“You may forget where you buried the peace-pipe, but no one ever forgets where the hatchet is buried”. (Mark Twain) When we started to save refugees […] Read more
Key health facts
Life expectancy at birth: 50 years (women), 49 years (men)
Infant mortality per 1,000 births: 113
Doctors per 1,000 inhabitants: 0.3
Cap Anamur first got active in Afghanistan between 1987 and 1989. Since we returned in 2001 we have been incessantly running projects.
Situation in the country
For decades, Afghanistan has been a country with a complex security situation, in which rival militia groups try to use the vaguely defined power structures in the country’s 34 provinces to their advantage, while the central government’s enforcement hardly ranges beyond the capital Kabul. It is mostly the civilian population that suffers under the bloody conflict. Many people flee violence and lack of future perspective; especially those who manage to stem the financial cost of emigration. This brain drain affects mostly the category of professionals who could have had an impact in the development of the country’s civil society and infrastructure. Wide areas of the country are medically under-resourced; especially rural areas lack doctors, midwives and health structures. The long access routes to the few existing hospitals are not only dangerous, but also expensive and intractable for very sick patients or pregnant women.
Improve provision of medical care, especially in the rural areas.
Management of a three-year training programme for nurses, the students of which originate from rural areas and return to their villages in order to improve local medical care. In previous years, we had been offering two training courses for midwives and community health nurses. Their combined over 200 graduates are now deployed in rural regions.
In order to increase the number of medical structures and the portfolio of treatments in the country, we are setting up hospitals, running them for an initial three-year period and handing them over to the state’s health care system thereafter. So far we have erected six fully functional clinics.
We further support one of the few dialysis stations in the country, which with our help performs around 2,100 treatments per year.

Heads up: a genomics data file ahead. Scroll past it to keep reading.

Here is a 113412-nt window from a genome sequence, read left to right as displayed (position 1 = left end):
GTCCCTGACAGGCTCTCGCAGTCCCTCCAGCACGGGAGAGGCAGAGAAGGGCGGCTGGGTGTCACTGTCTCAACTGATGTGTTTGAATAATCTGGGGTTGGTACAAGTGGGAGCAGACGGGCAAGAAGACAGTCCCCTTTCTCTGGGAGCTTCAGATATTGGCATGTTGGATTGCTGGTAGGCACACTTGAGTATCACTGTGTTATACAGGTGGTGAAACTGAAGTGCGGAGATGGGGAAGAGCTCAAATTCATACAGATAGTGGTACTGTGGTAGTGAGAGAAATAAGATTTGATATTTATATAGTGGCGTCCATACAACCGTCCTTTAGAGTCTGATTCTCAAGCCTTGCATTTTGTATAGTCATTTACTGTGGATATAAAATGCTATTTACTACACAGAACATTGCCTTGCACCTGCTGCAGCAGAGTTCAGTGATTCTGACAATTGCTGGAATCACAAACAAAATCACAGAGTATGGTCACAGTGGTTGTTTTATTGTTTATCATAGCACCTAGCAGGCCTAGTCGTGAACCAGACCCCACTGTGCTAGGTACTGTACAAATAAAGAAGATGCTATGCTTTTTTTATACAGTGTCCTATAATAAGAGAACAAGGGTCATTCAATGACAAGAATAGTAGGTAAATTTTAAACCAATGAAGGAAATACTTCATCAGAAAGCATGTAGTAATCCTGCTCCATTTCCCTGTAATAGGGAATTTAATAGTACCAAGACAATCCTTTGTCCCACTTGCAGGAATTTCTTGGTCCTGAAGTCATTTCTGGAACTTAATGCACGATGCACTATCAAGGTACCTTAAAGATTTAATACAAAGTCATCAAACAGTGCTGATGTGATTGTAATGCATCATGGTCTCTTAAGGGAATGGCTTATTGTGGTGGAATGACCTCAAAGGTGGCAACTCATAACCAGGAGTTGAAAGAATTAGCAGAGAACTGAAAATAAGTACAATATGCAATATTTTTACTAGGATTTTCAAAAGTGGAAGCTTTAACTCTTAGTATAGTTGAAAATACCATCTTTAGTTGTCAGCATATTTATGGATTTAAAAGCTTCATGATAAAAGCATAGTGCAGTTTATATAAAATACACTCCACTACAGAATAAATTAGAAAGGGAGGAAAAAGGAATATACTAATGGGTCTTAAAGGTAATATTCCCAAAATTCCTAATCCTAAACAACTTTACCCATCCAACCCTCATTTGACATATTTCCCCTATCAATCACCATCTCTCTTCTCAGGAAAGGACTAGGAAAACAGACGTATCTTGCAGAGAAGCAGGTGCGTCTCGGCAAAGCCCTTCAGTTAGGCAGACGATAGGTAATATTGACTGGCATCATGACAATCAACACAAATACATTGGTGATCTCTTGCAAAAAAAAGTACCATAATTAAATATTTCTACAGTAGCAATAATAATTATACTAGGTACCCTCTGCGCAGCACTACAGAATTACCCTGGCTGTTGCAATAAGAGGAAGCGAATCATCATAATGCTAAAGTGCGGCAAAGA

Since the gradual withdrawal of international troops from Afghanistan, the media interest in the country’s situation has also declined. Being left alone with the Taliban, […] Read more
Today is International Women’s Day. But this year, we are all preoccupied with so many national and global events and crisis, that the day impends […] Read more
Since the international troops have been withdrawn more and more from Afghanistan, the medial attention has started to wear out. For the people on sight, […] Read more
Several times the Crimean Congo fever has already broken out in Afghanistan, with intervals of mostly several years and so far only in rural areas. […] Read more
For more than five years now, Cap Anamur contributes significantly to the basic medical care in rural areas in western Afghanistan by providing a successful […] Read more
From Faisal Haidari Khadija Samet has been working as a local project manager for the Cap Anamur midwife training in Herat for about six months. […] Read more
Good news from Afghanistan are rare. It is usually violence from the part of the Taliban, kidnapping, assaults or clashes which we hear about. The […] Read more
By Faisal Haidari It was certainly not an easy time for our graduates. For two years, they left their villages and families to attend the […] Read more
As of now, the hospital that Cap Anamur built a year ago in Shade can be powered by its own rooftop solar power plant. Reasons […] Read more